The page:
Process Post #11
It’s hard to believe, but we’re soon entering week ten of classes for the Fall 2020 semester, and as much as it feels like we fast-forwarded right here, I also can’t help but reflect on all the progress made on my website until now.
This week marks the third and final peer review for this class, in which my peer offered some really great advice. Coming off the lecture on monetization with a guest appearance from Trevor Battye, my peer began with a few suggestions about how I could monetize in the future if it’s something I wanted to do. Although they reaffirmed my sour feelings about ad-cluttered websites, they did suggest that through some filtering, I could include sports-related advertising content or feature sports-oriented companies down the line. This is definitely something I would consider if I gained a big enough following, and I appreciate my peer’s confidence in something like this being able to actually work.
The next suggestion in regards to monetization was to consider asking readers for donations to keep the site running, which admittedly feels like a nerve-racking thing to do. However, it is becoming more common to see, and personally, I would never abandon a website for asking for money. At the worst, people would likely decline and continue reading.
In journalism, and sports journalism in particular, it has become somewhat normal to ask readers to pay for a subscription for unlimited and exclusive content, much like The Athletic has done since its inception a few years ago. Its staff has grown enormously in the past few years, at least until the pandemic hit, signaling that people were willing to pay for quality sports journalism.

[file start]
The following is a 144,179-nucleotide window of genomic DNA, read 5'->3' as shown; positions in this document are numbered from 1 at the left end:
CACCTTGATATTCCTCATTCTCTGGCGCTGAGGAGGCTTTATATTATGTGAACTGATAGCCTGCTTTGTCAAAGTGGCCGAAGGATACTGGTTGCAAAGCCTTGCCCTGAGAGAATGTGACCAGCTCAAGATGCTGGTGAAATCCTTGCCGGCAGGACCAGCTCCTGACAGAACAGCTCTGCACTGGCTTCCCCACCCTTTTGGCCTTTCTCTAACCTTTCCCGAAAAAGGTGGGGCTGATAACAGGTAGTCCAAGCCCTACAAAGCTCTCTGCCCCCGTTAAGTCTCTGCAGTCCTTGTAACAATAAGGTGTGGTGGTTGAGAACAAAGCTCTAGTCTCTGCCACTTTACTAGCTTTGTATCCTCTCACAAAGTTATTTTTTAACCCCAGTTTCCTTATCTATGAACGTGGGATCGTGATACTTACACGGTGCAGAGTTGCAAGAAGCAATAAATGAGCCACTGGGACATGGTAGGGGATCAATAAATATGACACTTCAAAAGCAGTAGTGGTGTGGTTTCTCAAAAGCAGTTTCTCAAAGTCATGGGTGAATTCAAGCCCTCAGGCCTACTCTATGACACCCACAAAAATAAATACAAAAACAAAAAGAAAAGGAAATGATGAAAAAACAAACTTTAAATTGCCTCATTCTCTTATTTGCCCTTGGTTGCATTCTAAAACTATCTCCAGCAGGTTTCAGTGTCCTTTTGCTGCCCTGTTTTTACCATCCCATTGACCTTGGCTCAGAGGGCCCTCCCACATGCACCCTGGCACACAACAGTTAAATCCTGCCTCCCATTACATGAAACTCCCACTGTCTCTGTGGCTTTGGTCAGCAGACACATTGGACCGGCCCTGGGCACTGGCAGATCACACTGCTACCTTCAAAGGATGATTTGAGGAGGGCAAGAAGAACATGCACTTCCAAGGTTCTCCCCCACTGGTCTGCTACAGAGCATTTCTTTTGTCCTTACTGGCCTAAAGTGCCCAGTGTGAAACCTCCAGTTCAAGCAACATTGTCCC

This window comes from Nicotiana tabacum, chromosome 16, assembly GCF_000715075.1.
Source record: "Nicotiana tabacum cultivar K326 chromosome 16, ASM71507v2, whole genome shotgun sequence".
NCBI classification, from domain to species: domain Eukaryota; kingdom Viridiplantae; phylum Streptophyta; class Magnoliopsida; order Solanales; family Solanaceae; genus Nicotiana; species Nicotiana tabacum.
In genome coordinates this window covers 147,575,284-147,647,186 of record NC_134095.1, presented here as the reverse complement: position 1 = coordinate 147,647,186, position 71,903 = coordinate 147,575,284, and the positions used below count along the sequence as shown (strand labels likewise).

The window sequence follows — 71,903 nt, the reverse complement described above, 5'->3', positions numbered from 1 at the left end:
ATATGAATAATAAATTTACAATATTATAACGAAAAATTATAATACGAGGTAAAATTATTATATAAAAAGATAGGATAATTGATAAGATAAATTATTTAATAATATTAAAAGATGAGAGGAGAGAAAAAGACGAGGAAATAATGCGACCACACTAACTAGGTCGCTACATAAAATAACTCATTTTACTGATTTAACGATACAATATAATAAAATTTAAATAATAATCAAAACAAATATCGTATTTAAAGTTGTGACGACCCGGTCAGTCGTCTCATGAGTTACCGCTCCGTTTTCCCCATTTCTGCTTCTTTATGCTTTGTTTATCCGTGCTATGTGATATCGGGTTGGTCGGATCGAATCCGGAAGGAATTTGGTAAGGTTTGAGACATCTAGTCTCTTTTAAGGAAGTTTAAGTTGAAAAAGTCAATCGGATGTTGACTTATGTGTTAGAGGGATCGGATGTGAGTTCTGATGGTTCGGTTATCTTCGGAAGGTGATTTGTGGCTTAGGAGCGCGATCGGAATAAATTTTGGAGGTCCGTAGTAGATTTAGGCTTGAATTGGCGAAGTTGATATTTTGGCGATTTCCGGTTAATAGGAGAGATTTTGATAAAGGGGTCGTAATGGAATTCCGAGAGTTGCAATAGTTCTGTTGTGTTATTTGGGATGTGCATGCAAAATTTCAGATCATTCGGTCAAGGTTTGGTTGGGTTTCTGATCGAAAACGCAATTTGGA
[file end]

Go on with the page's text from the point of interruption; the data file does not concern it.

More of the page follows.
In terms of monetization, my peer definitely provided some good food for thought for the future!
The next pieces of advice from my peer were centered around the basic design and functionality of my site. For starters, they suggested I reorder my menu order to have ‘Contact’ come last, after ‘PUB 101 Coursework,’ which makes a lot of sense now that I think of it! Thankfully this was an easy fix, with the updated menu pictured below.
The next suggestion my peer made was in reference to my ‘Contact’ page itself, where they recommended I install a contact form where people can contact me rather than having my website just floating out there for everyone to see. The link they provided was super useful and easy to follow that I had the plugin installed and published within minutes.
Finally, the last piece of advice they gave was to make my website secure using the Really Simple SSL plugin. Props to my peer for being eagle-eyed and to notice that my website wasn’t secure before. Once again, thanks to their linking, it was super quick and easy for me to activate and install this plugin.
Over the course of ten weeks, it becomes easy to look at your own website and be satisfied with its layout and features, so it helps to have a fresh set of eyes at this stage in the semester. Big thank you to my peer who provided some very valuable feedback this week!